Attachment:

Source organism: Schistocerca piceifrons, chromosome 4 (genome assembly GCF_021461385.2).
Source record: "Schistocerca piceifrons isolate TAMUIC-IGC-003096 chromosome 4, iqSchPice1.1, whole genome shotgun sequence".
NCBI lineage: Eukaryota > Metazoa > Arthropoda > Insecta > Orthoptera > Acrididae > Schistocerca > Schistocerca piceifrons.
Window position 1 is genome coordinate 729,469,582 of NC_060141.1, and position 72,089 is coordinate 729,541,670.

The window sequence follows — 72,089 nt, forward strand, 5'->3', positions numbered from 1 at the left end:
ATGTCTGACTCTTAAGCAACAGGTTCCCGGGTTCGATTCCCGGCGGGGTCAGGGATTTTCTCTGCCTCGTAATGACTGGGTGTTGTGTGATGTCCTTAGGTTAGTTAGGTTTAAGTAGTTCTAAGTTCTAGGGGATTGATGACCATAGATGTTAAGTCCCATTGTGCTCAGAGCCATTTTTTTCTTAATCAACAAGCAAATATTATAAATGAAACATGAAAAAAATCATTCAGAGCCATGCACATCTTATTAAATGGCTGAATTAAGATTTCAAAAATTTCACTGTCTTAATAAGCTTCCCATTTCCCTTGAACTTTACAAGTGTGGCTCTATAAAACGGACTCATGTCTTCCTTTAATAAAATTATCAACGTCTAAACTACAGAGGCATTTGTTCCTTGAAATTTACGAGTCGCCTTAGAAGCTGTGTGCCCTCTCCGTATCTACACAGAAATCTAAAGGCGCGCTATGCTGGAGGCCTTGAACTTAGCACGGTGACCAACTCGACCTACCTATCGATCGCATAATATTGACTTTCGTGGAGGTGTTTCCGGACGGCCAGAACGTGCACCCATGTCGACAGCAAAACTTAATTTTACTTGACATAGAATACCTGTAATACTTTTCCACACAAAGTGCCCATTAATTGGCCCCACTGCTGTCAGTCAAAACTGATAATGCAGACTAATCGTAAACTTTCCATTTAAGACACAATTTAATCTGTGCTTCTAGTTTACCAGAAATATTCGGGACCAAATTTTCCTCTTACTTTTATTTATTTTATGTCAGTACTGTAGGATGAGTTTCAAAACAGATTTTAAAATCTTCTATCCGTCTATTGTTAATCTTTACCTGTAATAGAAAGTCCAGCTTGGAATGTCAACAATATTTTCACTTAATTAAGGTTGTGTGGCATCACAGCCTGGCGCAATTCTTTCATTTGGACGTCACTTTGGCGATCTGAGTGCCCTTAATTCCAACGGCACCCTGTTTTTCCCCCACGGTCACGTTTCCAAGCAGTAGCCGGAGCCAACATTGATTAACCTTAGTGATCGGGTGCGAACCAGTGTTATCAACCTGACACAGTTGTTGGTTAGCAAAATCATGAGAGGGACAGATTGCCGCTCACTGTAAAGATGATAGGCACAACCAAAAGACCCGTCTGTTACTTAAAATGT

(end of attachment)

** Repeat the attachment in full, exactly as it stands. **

Source organism: Schistocerca piceifrons, chromosome 4 (genome assembly GCF_021461385.2).
Source record: "Schistocerca piceifrons isolate TAMUIC-IGC-003096 chromosome 4, iqSchPice1.1, whole genome shotgun sequence".
NCBI lineage: Eukaryota > Metazoa > Arthropoda > Insecta > Orthoptera > Acrididae > Schistocerca > Schistocerca piceifrons.
Window position 1 is genome coordinate 729,469,582 of NC_060141.1, and position 72,089 is coordinate 729,541,670.

The window sequence follows — 72,089 nt, forward strand, 5'->3', positions numbered from 1 at the left end:
ATGTCTGACTCTTAAGCAACAGGTTCCCGGGTTCGATTCCCGGCGGGGTCAGGGATTTTCTCTGCCTCGTAATGACTGGGTGTTGTGTGATGTCCTTAGGTTAGTTAGGTTTAAGTAGTTCTAAGTTCTAGGGGATTGATGACCATAGATGTTAAGTCCCATTGTGCTCAGAGCCATTTTTTTCTTAATCAACAAGCAAATATTATAAATGAAACATGAAAAAAATCATTCAGAGCCATGCACATCTTATTAAATGGCTGAATTAAGATTTCAAAAATTTCACTGTCTTAATAAGCTTCCCATTTCCCTTGAACTTTACAAGTGTGGCTCTATAAAACGGACTCATGTCTTCCTTTAATAAAATTATCAACGTCTAAACTACAGAGGCATTTGTTCCTTGAAATTTACGAGTCGCCTTAGAAGCTGTGTGCCCTCTCCGTATCTACACAGAAATCTAAAGGCGCGCTATGCTGGAGGCCTTGAACTTAGCACGGTGACCAACTCGACCTACCTATCGATCGCATAATATTGACTTTCGTGGAGGTGTTTCCGGACGGCCAGAACGTGCACCCATGTCGACAGCAAAACTTAATTTTACTTGACATAGAATACCTGTAATACTTTTCCACACAAAGTGCCCATTAATTGGCCCCACTGCTGTCAGTCAAAACTGATAATGCAGACTAATCGTAAACTTTCCATTTAAGACACAATTTAATCTGTGCTTCTAGTTTACCAGAAATATTCGGGACCAAATTTTCCTCTTACTTTTATTTATTTTATGTCAGTACTGTAGGATGAGTTTCAAAACAGATTTTAAAATCTTCTATCCGTCTATTGTTAATCTTTACCTGTAATAGAAAGTCCAGCTTGGAATGTCAACAATATTTTCACTTAATTAAGGTTGTGTGGCATCACAGCCTGGCGCAATTCTTTCATTTGGACGTCACTTTGGCGATCTGAGTGCCCTTAATTCCAACGGCACCCTGTTTTTCCCCCACGGTCACGTTTCCAAGCAGTAGCCGGAGCCAACATTGATTAACCTTAGTGATCGGGTGCGAACCAGTGTTATCAACCTGACACAGTTGTTGGTTAGCAAAATCATGAGAGGGACAGATTGCCGCTCACTGTAAAGATGATAGGCACAACCAAAAGACCCGTCTGTTACTTAAAATGT